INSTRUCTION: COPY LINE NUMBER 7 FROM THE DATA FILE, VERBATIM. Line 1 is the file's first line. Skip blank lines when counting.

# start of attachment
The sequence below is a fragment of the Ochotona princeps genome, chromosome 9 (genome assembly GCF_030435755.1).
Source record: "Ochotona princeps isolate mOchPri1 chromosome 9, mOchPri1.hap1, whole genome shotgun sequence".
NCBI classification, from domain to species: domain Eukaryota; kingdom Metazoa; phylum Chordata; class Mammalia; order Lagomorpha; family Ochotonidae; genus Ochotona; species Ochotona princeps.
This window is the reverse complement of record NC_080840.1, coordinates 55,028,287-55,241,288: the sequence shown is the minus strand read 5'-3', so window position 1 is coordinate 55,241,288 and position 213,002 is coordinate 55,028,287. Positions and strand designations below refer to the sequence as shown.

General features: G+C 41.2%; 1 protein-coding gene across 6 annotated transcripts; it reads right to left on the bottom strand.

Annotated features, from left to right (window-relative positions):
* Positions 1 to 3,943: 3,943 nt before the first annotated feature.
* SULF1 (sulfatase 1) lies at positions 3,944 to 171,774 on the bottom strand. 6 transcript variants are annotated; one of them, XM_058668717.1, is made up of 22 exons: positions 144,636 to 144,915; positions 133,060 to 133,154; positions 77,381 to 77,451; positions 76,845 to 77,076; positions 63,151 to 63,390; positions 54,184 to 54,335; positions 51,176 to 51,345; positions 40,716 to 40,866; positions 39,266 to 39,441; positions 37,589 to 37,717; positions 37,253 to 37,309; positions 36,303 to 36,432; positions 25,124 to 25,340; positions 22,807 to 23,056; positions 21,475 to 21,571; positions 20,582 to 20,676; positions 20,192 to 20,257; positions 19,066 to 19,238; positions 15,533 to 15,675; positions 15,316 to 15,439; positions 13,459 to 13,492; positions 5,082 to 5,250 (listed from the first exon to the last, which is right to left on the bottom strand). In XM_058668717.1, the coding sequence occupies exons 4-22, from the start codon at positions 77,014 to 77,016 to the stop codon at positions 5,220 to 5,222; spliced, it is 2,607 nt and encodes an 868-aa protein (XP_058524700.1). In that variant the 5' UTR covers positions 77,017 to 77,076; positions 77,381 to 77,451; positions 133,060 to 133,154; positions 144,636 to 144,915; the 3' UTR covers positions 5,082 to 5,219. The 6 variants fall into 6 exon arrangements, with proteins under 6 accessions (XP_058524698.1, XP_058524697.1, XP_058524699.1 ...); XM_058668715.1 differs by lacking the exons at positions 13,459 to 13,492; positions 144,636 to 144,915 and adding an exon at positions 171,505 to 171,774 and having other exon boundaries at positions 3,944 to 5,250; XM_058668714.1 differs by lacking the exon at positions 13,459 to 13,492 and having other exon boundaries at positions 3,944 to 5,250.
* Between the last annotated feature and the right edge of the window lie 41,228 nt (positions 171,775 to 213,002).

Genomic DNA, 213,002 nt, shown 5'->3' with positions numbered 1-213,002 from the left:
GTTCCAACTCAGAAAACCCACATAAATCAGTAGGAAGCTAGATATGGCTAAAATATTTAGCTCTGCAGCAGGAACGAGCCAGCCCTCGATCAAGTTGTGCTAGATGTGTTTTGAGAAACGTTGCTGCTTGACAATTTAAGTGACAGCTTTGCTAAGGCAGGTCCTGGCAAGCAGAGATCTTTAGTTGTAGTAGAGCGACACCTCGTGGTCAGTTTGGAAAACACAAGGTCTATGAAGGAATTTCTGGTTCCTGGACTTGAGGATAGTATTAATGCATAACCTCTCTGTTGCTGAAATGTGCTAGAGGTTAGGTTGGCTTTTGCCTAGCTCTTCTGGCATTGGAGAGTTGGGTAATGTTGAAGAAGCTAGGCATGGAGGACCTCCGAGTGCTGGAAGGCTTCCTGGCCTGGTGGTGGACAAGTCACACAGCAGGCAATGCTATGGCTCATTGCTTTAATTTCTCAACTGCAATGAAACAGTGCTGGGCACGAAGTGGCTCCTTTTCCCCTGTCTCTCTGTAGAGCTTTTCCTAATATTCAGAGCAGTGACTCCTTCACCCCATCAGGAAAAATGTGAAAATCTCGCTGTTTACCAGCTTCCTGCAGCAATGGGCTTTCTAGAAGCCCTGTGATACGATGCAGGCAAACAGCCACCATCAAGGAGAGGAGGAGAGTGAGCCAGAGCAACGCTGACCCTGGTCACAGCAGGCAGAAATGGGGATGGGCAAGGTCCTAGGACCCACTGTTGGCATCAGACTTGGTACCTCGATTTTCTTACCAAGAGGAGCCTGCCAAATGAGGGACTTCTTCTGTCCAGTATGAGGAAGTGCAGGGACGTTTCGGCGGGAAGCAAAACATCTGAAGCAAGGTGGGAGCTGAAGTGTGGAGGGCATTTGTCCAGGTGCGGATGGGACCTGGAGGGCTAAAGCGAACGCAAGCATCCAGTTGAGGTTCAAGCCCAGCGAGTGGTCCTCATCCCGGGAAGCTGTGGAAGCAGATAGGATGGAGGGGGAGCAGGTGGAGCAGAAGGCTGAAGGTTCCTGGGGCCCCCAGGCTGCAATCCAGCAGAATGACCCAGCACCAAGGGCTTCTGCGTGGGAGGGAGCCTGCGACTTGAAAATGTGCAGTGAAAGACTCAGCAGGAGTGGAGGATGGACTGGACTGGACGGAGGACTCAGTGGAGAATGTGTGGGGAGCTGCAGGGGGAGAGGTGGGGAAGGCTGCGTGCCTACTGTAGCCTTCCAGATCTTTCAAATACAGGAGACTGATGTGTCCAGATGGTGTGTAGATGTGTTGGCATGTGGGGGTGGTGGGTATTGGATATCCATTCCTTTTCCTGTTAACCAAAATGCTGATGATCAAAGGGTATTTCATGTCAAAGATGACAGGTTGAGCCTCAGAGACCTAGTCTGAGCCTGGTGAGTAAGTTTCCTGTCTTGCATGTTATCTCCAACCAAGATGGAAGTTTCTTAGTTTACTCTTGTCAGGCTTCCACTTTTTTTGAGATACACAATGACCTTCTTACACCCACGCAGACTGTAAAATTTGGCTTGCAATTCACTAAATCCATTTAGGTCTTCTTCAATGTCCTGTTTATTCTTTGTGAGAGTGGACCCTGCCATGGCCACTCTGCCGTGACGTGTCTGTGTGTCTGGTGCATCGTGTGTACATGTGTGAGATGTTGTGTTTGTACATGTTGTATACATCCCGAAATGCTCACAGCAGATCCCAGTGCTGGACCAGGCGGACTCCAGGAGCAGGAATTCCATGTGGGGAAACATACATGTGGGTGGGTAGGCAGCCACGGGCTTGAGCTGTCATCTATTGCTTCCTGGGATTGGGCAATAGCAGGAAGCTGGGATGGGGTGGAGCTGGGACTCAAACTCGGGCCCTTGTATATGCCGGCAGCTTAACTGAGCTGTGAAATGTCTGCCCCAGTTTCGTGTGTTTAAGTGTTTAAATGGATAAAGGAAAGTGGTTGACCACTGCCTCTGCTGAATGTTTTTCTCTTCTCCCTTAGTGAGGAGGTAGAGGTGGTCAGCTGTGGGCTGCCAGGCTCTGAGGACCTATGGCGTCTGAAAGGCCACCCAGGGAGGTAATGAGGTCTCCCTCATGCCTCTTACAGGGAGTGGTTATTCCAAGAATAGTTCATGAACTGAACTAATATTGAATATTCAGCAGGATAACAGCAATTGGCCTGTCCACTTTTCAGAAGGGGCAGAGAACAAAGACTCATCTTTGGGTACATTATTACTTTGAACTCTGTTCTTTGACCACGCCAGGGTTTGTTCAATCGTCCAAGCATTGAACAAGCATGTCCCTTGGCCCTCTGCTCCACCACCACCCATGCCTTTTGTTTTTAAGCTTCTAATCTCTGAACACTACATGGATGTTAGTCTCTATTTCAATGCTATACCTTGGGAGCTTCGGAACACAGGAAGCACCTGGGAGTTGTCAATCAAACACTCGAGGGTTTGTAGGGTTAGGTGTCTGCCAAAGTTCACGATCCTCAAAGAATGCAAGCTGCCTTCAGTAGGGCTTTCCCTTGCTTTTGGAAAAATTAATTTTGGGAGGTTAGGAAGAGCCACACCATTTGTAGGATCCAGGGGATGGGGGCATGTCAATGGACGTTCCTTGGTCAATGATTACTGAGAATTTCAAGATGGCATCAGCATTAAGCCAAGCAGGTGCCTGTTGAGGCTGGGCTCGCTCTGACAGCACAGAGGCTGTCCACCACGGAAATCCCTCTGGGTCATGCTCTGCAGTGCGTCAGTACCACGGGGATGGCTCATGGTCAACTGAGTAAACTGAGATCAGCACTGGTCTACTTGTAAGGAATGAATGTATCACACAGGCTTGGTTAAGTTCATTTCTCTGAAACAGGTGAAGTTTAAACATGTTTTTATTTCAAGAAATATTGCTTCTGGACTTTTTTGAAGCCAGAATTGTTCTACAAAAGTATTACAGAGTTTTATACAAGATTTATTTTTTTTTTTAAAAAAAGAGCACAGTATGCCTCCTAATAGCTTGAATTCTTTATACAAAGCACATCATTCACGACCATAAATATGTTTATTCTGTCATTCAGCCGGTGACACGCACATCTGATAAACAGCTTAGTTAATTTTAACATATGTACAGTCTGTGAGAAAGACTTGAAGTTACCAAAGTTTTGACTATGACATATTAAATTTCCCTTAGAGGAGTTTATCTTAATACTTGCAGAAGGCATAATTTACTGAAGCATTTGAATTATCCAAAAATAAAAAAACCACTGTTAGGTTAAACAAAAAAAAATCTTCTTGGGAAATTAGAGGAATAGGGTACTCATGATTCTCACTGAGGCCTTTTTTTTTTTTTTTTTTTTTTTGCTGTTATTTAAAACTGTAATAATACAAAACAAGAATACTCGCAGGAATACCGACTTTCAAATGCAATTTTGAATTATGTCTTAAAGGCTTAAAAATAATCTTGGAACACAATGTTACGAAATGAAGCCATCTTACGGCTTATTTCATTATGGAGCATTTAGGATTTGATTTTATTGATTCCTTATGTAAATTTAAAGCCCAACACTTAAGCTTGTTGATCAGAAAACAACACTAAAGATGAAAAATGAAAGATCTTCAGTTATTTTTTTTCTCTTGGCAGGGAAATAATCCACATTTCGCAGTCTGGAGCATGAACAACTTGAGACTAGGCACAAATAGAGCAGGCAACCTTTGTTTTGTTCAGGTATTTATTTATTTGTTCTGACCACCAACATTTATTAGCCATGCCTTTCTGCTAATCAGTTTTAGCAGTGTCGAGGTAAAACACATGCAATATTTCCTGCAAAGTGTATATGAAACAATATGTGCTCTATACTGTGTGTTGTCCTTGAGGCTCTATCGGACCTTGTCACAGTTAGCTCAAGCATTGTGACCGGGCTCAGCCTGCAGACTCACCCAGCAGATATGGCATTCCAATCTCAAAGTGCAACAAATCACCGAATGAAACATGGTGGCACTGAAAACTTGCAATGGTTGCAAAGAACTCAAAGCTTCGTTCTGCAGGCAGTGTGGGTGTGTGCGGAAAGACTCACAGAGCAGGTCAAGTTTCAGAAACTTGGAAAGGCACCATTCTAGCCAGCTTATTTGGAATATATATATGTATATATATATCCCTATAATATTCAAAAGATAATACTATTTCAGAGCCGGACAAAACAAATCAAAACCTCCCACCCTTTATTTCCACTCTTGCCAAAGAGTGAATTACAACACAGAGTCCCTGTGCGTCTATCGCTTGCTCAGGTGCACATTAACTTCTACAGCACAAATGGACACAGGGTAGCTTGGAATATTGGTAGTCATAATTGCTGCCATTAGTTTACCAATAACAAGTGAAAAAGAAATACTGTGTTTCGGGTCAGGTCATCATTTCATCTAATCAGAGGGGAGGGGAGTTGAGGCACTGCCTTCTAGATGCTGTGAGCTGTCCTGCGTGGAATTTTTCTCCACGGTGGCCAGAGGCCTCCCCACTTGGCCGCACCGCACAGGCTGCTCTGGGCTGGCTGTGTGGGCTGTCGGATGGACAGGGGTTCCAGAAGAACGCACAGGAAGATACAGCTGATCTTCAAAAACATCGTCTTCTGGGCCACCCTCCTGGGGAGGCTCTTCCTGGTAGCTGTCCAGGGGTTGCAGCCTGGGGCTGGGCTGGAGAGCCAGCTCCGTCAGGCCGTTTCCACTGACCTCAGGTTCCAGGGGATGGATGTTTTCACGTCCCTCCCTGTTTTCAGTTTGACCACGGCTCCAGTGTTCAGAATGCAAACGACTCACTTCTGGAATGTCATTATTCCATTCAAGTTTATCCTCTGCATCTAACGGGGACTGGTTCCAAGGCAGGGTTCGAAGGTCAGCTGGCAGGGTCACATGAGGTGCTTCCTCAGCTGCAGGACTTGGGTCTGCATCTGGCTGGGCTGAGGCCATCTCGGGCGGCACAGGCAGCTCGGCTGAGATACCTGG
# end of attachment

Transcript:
* Positions 1 to 3,943: 3,943 nt before the first annotated feature.